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Bandwidth Builders Employ Wholesale Strategies

Posted: 08/1998

Bandwidth Builders Employ Wholesale Strategies
Resellers Run Gamut of IXCs, CLECs and ISPs

By Ken Branson

Kent Lanum, director of brand management at UniDial Communications Inc., says it
succinctly: "Voice will go wherever data goes."

With data traffic growing by 30 to 40 percent annually, and voice plugging along at 5
percent or 6 percent, it’s not surprising that veteran resellers of voice such as UniDial
are now more aggressively reselling data. The progression is logical for UniDial. The
Louisville, Ky.-based switchless reseller has a long history of reselling voice. On the
data side, the company had served as an agent for WorldCom Inc.–that is, the company sold
WorldCom’s data capacity labeled as such, so customers with problems and questions dealt
with WorldCom, not with UniDial. Now, as a reseller, the company takes full responsibility
for relations with customers, from sales to service.

"A large proportion of our traffic is still voice, probably the lion’s
share," Lanum says. "But we see data as a much larger piece in the future."

Lanum’s view is common among resellers and wholesalers, according to Ray Horak, an
analyst with Context Corp., Mt. Vernon, Wash.

Horak says it’s almost impossible to tell for sure how much of the traffic flowing
around the country or the world is data, especially if one is asking about data traveling
over networks designed and engineered for voice traffic. "Five [percent] or 6
percent, tops," is Horak’s guess.

However, he adds that the world is full of private data networks and leased line
networks, and many new carriers such as Qwest Communications Inc. are building networks
designed to accommodate data now and voice later, standing traditional communications
strategy on its head.

Out of these new networks, we’ll see the future’s primary providers of wholesale data
services emerge. Their desire to fill newly built data networks and the unlikelihood of
cannibalizing their retail customer bases (a larger carrier concern) make them the likely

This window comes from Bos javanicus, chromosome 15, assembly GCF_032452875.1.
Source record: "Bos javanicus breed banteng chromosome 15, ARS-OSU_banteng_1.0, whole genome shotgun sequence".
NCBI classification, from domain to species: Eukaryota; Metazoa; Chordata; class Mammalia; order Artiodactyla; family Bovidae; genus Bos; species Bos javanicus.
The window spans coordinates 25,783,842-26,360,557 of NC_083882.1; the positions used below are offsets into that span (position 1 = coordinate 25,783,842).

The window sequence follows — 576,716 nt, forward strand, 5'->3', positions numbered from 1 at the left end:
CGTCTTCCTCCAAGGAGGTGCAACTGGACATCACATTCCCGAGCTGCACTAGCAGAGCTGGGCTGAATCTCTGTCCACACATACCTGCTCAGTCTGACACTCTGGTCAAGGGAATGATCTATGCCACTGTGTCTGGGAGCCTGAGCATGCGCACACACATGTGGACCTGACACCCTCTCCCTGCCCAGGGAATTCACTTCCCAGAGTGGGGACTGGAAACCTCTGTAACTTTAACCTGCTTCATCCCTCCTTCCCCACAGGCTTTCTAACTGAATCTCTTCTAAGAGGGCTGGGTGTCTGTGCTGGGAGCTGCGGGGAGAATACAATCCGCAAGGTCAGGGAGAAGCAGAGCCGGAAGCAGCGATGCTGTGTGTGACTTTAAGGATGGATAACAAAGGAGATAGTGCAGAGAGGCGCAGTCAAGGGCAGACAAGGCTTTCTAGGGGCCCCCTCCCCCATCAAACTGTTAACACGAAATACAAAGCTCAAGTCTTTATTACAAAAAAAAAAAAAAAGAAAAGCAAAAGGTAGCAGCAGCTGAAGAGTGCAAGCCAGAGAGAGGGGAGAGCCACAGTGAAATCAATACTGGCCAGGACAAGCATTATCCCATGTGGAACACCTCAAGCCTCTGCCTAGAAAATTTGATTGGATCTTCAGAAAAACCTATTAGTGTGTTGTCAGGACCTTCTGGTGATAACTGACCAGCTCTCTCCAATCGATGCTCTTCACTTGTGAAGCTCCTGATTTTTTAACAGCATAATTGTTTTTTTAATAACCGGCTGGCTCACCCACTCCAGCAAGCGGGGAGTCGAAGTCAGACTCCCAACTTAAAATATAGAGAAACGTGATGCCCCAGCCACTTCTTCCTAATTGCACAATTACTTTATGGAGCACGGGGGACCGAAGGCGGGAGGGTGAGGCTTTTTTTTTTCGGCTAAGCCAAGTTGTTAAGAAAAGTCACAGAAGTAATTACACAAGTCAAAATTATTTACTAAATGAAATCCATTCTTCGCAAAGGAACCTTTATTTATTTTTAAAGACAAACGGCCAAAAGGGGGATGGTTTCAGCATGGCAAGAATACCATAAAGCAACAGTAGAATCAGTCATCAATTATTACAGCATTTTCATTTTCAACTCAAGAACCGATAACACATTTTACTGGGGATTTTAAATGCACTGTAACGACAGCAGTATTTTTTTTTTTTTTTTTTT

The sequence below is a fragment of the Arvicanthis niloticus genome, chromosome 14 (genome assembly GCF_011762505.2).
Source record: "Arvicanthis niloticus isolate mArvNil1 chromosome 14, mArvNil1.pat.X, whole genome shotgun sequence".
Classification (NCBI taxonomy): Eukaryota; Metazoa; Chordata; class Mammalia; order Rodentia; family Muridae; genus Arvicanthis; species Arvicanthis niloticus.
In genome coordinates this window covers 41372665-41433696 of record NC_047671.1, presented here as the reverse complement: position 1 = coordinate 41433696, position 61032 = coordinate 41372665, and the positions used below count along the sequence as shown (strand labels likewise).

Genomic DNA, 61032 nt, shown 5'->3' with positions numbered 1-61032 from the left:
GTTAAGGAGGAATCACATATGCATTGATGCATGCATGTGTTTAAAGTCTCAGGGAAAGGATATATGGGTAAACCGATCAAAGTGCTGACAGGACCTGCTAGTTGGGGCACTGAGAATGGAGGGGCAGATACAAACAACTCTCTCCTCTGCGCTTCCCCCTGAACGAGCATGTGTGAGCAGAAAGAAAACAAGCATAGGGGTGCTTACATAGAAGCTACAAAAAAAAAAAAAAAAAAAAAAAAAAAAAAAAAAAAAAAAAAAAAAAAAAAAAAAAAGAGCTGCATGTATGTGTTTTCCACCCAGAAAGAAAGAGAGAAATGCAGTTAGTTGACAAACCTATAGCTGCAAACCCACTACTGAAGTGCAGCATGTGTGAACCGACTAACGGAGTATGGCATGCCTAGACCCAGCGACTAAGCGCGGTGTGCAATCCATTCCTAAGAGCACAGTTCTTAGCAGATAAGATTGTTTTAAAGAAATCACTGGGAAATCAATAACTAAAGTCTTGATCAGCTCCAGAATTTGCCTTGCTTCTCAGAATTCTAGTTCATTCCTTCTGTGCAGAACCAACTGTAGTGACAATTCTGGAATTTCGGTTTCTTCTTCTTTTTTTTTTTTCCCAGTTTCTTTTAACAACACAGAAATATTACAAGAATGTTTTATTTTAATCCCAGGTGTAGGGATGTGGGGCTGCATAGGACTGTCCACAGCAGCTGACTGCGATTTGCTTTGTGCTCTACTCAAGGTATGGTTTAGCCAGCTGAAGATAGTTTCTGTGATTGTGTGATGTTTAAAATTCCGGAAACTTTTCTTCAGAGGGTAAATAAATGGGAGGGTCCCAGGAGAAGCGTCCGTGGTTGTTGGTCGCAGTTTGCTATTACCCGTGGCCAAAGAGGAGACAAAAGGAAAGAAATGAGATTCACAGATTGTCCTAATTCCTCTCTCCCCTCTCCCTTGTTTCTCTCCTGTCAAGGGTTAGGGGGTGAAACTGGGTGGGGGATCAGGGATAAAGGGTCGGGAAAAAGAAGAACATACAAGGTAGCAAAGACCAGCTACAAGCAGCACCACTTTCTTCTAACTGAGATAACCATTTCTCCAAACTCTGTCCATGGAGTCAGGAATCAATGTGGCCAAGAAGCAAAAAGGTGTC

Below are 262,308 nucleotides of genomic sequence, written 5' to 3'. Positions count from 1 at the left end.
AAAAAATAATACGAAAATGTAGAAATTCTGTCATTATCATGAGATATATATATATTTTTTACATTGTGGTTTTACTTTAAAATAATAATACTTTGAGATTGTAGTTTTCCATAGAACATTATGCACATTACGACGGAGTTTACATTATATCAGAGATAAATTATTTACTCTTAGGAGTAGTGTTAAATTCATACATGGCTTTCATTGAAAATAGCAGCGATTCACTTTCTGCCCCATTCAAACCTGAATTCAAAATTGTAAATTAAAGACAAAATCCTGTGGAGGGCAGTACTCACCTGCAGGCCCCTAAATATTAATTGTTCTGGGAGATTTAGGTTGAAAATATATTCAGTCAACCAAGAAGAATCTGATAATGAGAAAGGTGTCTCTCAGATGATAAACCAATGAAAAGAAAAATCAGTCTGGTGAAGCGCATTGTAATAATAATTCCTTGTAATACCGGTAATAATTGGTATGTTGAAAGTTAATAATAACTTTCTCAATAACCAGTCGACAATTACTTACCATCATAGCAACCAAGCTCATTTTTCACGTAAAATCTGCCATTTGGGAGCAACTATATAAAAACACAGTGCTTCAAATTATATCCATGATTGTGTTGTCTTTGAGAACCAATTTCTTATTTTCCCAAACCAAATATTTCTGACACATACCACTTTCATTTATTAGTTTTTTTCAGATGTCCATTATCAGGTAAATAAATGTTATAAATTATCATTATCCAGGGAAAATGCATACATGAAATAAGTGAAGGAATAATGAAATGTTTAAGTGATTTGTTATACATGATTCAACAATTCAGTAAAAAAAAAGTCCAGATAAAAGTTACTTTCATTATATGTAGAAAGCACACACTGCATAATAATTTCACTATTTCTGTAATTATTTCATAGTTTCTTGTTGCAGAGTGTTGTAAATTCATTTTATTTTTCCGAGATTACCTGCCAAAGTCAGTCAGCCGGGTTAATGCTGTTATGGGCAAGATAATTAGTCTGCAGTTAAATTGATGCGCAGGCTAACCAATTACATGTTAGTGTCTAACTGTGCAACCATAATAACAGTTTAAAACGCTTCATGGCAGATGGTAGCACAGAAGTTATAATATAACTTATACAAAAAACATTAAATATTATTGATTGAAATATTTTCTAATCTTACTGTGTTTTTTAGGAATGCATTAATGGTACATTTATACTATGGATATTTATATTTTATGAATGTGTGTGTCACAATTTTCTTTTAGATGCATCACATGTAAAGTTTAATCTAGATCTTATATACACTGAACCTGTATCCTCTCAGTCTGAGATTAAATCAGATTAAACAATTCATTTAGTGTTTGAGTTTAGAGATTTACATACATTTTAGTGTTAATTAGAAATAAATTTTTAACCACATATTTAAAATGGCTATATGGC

source of bandwidth for resellers of all incarnations, from voice resellers such as
UniDial to Internet service providers (ISPs) to competitive local exchange carriers
(CLECs).

For now, the primary wholesalers of high-speed data capacity range from the usual
suspects, such as AT&T Corp. and Sprint Communications Co., to nimbler, aggressive
companies such as WorldCom (sans MCI) and Frontier Corp. Horak says that really large long
distance companies, as a general rule, don’t like wholesaling their capacity because such
activity may hurt their retail data business.

One high-profile data network provider that resolutely does not sell its data capacity
wholesale is MCI Communications Corp. "MCI has never been one to do much
resale," says MCI spokesman John Howser. "Some other carriers are much more into
that than we are. When we rolled out our frame relay and asynchronous transfer mode (ATM)
products, we wanted to keep those customers for ourselves."

AT&T says it wholesales data, but the world’s largest long distance company is
reticent about revealing details. A spokesperson declines to say how much capacity the
company wholesales, or to whom, on the grounds of customers’ confidentiality and
AT&T’s own competitive interests.

At Sprint, there are marketing groups dedicated to selling data capacity wholesale, but
the question of how far that group can go hangs in the air.

"The conflict you speak of (between wholesale and retail) is one that gets
discussed," says Maria Goulet, Sprint’s director of product development. "But